Brown would sketch from life, then take the drawings to her studio to further develop them, integrating real anecdotes and imagined settings and situations. The tracing of these creative decisions and inventive transformations is visible in many of the pieces from the series. There is an honesty and humility to these casually-left lines, which invite the viewer to feel part of the composition’s development. This intimacy is further extended through the direct gaze that Brown gives her “Mary Julia.” The establishment of eye contact with the viewer is reminiscent of Brown’s own in her self-portraits; the settings in and around San Francisco Bay also echo Brown’s self-portraiture, suggesting an interchangeability between Neri’s ex-wife (Brown) and his current muse and lover (Mary Julia). Brown noted that her paintings of women often resembled herself: “Self portraits, whether they were conscious or unconscious; they were still self portraits…” Brown used the process of introspection not only as a “vehicle for me to express my own experiences, physically, mentally, emotionally” but as a way of creating a visual language that transcended the autobiographical to reveal shared truths: “I’m concerned that the images aren’t egocentric but also universal.”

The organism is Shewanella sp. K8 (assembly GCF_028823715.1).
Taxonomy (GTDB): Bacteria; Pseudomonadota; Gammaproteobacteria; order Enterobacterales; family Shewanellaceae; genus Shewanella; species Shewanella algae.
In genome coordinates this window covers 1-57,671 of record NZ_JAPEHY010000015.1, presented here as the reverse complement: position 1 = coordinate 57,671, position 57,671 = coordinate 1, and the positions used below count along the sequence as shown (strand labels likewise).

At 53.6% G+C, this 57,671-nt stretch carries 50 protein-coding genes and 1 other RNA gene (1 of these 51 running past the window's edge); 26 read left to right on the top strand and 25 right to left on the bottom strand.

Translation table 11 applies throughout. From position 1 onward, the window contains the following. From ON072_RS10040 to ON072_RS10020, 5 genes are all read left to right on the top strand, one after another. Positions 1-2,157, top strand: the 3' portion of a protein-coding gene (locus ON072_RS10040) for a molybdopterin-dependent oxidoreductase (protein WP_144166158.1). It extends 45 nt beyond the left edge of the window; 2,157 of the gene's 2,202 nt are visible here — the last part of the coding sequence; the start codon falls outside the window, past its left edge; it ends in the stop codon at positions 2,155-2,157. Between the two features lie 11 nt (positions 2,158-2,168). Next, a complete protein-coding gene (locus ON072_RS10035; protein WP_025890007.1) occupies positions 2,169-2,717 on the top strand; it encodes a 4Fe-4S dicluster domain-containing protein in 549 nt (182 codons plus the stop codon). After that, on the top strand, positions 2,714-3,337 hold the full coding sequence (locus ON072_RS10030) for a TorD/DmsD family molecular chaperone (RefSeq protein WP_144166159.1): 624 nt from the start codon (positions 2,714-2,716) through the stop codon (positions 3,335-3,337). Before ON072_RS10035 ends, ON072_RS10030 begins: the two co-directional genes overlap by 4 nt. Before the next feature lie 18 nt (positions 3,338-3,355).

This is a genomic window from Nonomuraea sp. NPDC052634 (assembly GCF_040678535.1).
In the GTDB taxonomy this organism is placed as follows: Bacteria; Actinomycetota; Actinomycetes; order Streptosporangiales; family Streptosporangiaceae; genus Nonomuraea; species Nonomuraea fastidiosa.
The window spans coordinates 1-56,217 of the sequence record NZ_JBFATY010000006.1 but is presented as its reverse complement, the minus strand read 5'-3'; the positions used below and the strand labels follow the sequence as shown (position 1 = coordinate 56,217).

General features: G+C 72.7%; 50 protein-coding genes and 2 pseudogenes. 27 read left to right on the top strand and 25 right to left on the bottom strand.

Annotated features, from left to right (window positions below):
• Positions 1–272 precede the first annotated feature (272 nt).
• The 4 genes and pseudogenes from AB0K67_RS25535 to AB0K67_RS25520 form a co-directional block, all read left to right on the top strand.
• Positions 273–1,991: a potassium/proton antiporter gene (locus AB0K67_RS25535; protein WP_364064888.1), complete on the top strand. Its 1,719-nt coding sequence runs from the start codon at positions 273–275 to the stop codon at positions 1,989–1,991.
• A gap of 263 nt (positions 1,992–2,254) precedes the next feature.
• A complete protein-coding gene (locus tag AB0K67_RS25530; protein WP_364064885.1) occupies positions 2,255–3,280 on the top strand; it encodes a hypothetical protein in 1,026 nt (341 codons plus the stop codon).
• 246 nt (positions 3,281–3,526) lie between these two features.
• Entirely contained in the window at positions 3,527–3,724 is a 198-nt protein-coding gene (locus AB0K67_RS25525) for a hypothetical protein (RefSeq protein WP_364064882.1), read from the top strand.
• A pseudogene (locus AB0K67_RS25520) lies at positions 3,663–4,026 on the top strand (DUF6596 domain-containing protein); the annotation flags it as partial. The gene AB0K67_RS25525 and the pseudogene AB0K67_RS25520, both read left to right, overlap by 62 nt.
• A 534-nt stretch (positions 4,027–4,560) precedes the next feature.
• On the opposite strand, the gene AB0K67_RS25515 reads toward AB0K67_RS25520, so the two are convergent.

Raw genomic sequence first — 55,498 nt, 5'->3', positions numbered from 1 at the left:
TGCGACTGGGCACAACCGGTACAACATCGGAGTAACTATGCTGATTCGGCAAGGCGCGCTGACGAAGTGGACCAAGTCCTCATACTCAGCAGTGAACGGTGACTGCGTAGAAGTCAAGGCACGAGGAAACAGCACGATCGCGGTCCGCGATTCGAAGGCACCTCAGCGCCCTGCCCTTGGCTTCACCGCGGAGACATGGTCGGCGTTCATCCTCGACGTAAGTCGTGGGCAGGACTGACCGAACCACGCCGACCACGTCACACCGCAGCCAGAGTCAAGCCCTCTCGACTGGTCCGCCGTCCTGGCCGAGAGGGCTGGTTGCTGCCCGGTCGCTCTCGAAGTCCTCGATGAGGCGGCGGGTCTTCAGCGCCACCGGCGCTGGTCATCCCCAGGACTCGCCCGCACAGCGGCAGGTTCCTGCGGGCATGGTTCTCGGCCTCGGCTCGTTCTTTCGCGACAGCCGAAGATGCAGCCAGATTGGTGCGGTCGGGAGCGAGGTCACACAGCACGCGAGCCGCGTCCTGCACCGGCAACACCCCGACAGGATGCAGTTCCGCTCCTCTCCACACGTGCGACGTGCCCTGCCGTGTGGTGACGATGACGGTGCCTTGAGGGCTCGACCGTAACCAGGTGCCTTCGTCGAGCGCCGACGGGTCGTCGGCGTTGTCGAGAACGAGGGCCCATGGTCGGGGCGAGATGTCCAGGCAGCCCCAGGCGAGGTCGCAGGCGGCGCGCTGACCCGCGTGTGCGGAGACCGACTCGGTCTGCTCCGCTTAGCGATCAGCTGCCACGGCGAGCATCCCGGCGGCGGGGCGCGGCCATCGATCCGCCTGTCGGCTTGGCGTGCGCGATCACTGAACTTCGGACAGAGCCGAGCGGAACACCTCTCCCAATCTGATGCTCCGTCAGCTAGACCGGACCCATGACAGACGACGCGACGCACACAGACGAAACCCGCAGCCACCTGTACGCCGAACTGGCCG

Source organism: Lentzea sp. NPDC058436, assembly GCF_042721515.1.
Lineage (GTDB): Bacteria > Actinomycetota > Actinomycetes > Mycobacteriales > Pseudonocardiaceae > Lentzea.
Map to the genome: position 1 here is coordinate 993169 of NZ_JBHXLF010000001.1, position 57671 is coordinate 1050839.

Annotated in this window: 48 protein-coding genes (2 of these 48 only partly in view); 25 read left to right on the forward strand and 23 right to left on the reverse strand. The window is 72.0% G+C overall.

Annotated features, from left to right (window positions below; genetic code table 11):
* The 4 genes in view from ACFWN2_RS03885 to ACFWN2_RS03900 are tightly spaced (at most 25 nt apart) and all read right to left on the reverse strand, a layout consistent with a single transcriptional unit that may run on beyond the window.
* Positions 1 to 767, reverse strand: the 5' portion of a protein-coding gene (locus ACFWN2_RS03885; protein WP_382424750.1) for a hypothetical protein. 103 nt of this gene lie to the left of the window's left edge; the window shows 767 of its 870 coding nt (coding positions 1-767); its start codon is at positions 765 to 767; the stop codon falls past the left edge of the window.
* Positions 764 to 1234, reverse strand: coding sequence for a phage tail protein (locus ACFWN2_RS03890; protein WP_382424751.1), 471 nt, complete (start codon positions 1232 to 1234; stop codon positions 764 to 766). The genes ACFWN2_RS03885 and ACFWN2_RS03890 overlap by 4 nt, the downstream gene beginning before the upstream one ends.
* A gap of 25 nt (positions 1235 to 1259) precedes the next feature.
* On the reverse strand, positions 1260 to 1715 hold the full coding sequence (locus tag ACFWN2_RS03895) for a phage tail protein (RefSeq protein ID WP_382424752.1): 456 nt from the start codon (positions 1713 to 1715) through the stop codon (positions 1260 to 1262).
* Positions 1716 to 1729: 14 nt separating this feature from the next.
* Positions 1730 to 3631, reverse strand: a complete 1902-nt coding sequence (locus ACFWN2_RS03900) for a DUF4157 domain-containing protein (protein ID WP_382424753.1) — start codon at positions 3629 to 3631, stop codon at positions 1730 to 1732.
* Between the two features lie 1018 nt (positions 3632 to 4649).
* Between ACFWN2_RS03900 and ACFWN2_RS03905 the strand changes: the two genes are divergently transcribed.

Mary Julia speaks to Brown’s capacity to capture deep-seated emotion in seemingly light-hearted snapshots:
With all the cityscapes and slit-skirts, Joan wanted to depict a glamorous, sophisticated woman. But what was so beautiful about it, and what’s so beautiful about Joan’s artistic ability, was how she could capture vulnerability every time. She could have me in a city suit looking forward, yet if you really look, you’d see that it would take the wave of a hand to have me running in the other direction. What Joan always sees in me is her own vulnerability. All the feistiness of Joan was about the thing that she never really let anyone see, which was how vulnerable she was. I think most artists are actually always talking about themselves, and the model is just a vehicle for them to speak about what’s going on in their own psyches.